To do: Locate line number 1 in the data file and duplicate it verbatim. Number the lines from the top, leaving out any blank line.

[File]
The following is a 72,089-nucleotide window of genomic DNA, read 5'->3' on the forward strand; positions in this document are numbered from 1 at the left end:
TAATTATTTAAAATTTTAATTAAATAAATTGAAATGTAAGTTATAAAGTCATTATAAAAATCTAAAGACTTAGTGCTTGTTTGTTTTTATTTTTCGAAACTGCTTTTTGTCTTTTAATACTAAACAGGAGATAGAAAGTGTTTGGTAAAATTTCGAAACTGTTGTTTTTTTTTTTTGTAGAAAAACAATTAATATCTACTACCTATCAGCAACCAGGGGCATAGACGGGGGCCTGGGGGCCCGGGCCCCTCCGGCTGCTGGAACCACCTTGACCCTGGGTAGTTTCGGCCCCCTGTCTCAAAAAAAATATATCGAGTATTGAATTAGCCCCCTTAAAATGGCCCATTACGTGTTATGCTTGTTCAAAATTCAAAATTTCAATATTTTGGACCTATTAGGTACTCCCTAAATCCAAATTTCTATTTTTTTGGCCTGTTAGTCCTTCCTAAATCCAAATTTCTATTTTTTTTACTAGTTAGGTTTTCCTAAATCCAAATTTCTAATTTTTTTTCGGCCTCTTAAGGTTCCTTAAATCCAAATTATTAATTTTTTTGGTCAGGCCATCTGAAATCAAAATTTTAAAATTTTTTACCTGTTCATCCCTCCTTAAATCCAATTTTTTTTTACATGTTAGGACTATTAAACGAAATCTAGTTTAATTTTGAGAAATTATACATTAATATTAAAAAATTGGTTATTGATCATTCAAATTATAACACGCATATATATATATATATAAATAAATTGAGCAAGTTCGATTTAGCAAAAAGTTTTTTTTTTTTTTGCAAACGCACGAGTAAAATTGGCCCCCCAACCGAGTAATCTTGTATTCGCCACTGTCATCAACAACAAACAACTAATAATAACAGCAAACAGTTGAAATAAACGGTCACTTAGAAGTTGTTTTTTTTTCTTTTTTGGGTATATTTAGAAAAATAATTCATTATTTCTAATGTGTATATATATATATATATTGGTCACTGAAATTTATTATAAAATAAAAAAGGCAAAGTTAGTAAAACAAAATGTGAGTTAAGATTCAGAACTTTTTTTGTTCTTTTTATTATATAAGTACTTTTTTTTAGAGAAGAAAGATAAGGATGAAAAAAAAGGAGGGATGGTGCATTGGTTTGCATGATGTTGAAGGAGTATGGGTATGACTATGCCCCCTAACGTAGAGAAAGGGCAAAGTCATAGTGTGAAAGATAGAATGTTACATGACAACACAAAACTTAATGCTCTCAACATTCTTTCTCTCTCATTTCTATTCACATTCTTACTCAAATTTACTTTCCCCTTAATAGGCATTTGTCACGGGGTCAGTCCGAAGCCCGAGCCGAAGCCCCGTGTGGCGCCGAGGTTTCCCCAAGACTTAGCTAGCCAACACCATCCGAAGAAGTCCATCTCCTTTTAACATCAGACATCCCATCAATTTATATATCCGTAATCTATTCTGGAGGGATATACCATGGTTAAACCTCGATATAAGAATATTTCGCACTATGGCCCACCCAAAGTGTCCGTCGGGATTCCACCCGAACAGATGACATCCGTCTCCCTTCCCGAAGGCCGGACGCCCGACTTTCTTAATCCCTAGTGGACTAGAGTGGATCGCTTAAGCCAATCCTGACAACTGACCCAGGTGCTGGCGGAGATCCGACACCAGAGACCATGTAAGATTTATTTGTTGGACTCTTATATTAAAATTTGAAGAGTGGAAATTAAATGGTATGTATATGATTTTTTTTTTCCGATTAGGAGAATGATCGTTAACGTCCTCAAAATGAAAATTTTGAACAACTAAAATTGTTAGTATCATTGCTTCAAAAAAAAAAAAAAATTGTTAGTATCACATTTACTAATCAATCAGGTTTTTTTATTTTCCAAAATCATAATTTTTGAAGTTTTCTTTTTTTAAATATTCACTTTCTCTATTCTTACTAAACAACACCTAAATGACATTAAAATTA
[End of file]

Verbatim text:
The following is a 72,089-nucleotide window of genomic DNA, read 5'->3' on the forward strand; positions in this document are numbered from 1 at the left end: